22nd March 2013
Before I looked at ‘The American West’, I seem to remember reading pat of a review where it had been said that the title had nothing whatsoever to do with the contents as it didn’t depict the American West as it really is. Now doesn’t that sound like my review of Robert Frank’s ‘The Americans’? https://lerpysphotographylogs.wordpress.com/the-americans-robert-frank/
I must say though that the review I’ve misquoted from is probably correct in my humble opinion, but having said that does it matter if the images are superb? I don’t think it does, what’s in a title anyway? It’s just a handle that a publisher uses to get you to pick up the book and see if you’ll buy it, let’s face it you don’t buy books simply for their title, well I don’t anyway, I buy them because of the author and his track record in entertaining me, and in this case the author, Richard Avedon, certainly does that alright.
It’s been several days now since I last looked at it, probably nearer to a fortnight, as I wanted to do ‘The Americans’ review first and I had it somewhere in my mind, before I got any of the books concerned with these two reviews, that perhaps I could connect and compare them. Well, the only connect and compare I can see is that neither book lives up to the title and one of them has by far the better images which I really like, and it isn’t ‘The Americans’.
So forgetting the contrast, compare and discuss the two books what’s my take on ‘The American West’. Although it’s not about the American West it is about SOME of the people who inhabit the American West, but given the right circumstances they could inhabit anywhere in America, it’s just their current occupations that make them belong to the West.
To me the images which I remember best are those of the drifters. Men with no fixed abode, hobo’s in the eastern USA, tramps in England, but drifter makes my imagination jump into gear and recall the cowboy films of yesteryear when the sheriff or marshal would say, ‘Get outa town drifter this here’s a respectable place’. And you know, at the time you couldn’t see why they were being like that to the drifter, he had a horse, he was well dressed, well nourished and he had the accoutrements of the cowboys trade to make a living. But when you look at Avedons drifters, you see why they’d be asked to move on. Even though the vast majority of the images in his book show dirty coal-miners and muddy oil workers, they can be cleaned up and fit in, they have a home where they’re loved and wanted (we assume), whereas the drifters are only just a little cleaner than them, permanently,their clothes are ill-fitting, worn and permanently filthy. Their hair looks too long and not deliberately so, it looks very greasy and untouchable. They’re under-nourished and they all have that downtrodden look in their eyes. Just the sort you’d want to move on if they came knocking on your door panhandling as the Americans call it.
Each image is set against a (pure) white background, which was erected against the shady side of a vehicle or building wherever Avedon and his helpers happened to want to set up shop. The helpers would erect his full frame camera, load the film slides and do the donkey work whilst Avedon himself would ‘work’ the subjects. Avedon would stand very close to the subjects, within touching distance and use a remote to release the shutter not having checked at all whether or not the frame was filled correctly only knowing that the focus had been set before the session began. There was no knowing what he’d get as a result and he found this a refreshingly fascinating way of making images, but there was definitely no going back to re-shoot it if he got it wrong as the plates weren’t developed usually for weeks afterward, when there was a break in the travelling schedule and they returned to ‘base’. Luckily there were sufficient numbers of images that had the subject(s) well within the frame to make them very worth looking at.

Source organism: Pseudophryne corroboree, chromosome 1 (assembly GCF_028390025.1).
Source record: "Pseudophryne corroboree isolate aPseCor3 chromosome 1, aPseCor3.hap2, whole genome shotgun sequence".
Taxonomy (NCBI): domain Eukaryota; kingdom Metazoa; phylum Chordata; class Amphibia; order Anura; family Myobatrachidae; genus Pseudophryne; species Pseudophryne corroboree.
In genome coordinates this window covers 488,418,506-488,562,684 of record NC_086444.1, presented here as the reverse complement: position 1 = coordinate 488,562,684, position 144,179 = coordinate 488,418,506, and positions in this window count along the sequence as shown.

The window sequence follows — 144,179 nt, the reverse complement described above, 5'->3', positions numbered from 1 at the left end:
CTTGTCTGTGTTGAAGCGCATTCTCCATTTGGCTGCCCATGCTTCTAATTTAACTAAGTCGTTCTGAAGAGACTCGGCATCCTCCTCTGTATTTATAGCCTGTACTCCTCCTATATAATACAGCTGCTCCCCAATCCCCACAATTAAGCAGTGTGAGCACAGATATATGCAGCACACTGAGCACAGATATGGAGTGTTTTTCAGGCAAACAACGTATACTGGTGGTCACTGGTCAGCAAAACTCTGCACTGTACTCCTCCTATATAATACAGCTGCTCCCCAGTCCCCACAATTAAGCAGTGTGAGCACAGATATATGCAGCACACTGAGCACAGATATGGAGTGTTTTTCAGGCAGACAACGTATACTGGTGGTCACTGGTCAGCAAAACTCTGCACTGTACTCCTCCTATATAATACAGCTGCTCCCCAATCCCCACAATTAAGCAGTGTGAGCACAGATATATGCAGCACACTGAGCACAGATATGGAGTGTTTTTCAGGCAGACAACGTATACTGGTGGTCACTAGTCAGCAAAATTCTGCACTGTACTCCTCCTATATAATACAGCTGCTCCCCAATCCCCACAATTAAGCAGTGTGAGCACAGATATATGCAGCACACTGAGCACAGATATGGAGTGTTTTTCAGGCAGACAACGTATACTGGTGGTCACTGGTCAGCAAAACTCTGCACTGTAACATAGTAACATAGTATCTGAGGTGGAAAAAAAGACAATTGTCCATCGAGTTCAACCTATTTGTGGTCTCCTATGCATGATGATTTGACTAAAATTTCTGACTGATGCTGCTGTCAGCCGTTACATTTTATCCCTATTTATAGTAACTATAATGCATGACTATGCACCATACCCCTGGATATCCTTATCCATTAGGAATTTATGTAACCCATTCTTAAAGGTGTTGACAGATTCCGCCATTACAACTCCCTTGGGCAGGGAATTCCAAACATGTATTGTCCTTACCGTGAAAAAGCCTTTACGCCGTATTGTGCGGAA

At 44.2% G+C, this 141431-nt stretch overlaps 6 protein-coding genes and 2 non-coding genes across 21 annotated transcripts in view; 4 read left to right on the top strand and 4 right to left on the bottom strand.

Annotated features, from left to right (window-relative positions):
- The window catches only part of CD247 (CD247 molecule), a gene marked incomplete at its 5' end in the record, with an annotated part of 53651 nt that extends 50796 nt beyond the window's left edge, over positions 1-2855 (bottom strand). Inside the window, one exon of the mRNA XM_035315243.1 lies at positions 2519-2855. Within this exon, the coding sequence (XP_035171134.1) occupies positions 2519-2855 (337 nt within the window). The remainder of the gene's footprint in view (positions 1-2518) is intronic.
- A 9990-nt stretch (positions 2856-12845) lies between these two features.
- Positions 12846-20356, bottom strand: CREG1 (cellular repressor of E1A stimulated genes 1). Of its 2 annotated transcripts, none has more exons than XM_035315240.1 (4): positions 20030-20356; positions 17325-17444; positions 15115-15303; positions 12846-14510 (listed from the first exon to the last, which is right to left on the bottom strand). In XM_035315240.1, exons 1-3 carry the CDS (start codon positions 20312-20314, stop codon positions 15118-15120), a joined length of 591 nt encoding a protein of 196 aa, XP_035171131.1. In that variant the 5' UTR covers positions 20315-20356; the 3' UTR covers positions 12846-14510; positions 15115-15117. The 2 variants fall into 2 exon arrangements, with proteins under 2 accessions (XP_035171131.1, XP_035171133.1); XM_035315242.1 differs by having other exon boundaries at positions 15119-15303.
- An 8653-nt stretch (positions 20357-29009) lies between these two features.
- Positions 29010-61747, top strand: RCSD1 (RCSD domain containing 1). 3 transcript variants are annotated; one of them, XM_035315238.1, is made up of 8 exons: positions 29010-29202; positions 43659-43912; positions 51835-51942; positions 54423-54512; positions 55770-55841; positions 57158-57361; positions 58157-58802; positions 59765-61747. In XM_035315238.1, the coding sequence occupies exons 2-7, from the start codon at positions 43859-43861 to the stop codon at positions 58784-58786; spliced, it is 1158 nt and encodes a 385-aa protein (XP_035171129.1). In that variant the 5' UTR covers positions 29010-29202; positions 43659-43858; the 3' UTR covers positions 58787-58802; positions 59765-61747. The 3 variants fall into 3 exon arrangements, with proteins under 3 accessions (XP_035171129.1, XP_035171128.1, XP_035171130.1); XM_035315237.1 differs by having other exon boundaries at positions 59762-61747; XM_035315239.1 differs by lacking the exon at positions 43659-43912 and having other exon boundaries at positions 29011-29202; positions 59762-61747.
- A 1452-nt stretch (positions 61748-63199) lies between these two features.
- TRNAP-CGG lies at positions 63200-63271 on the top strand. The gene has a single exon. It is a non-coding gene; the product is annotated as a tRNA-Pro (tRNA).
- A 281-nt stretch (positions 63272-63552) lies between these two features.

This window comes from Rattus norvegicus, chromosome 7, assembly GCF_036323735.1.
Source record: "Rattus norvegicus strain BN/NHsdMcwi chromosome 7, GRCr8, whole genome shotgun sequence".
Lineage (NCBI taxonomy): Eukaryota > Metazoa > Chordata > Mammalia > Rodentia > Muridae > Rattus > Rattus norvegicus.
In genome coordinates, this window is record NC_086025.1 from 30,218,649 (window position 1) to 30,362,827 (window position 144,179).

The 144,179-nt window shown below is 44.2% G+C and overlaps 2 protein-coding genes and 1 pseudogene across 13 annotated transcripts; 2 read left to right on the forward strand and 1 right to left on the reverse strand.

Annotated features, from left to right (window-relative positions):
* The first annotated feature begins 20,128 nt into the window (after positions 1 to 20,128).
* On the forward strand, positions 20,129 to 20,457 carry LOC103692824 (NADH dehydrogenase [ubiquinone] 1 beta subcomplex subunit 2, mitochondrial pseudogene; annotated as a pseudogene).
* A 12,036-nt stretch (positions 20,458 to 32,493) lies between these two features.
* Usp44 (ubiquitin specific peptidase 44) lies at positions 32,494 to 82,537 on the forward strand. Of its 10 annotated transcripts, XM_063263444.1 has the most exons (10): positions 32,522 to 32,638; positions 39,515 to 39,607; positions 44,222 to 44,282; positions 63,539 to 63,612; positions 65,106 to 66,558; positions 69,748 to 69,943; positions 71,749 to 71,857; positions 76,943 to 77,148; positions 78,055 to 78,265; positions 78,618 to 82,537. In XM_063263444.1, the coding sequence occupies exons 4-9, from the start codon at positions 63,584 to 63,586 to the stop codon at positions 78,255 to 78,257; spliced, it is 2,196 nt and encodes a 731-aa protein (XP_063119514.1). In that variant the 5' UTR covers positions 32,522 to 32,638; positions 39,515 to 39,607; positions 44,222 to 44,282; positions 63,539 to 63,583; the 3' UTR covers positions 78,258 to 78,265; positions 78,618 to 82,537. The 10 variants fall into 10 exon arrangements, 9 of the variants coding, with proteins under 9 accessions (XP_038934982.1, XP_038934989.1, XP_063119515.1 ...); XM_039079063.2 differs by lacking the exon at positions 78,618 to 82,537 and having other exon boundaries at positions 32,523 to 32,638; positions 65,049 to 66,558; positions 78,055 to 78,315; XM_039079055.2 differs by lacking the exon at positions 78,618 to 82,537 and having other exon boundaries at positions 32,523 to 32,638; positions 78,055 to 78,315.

All the images were shot against the same white paper background and so there’s no hint, anywhere, of where they are, what time of day it is or if they’ve all been taken in one session, but that I don’t think matters. The images stand up for themselves and portray men, women and some children who have volunteered to be the subject, who will never ever see the end result unless they bought the book and were one of the fortunate few to be included, but you get a feeling that they won’t bother, they’re not that sort of people. Their character comes through in every image, stoical about their lot in life, resigned to where they live and looking only to have a reasonable life before they pass on. Every image is filled with beautiful detail, be it the clothing they wear, which makes them different from Easterners, the work tools they have themselves encumbered with, or simply the dirt of manual labour that paints them in a very different light.
I’d love to have this book as part of my collection and will keep an eye out for a reasonably priced copy so that I can enjoy again and again these individual masterpieces from a master, who has made it into ‘My Hall of Fame’.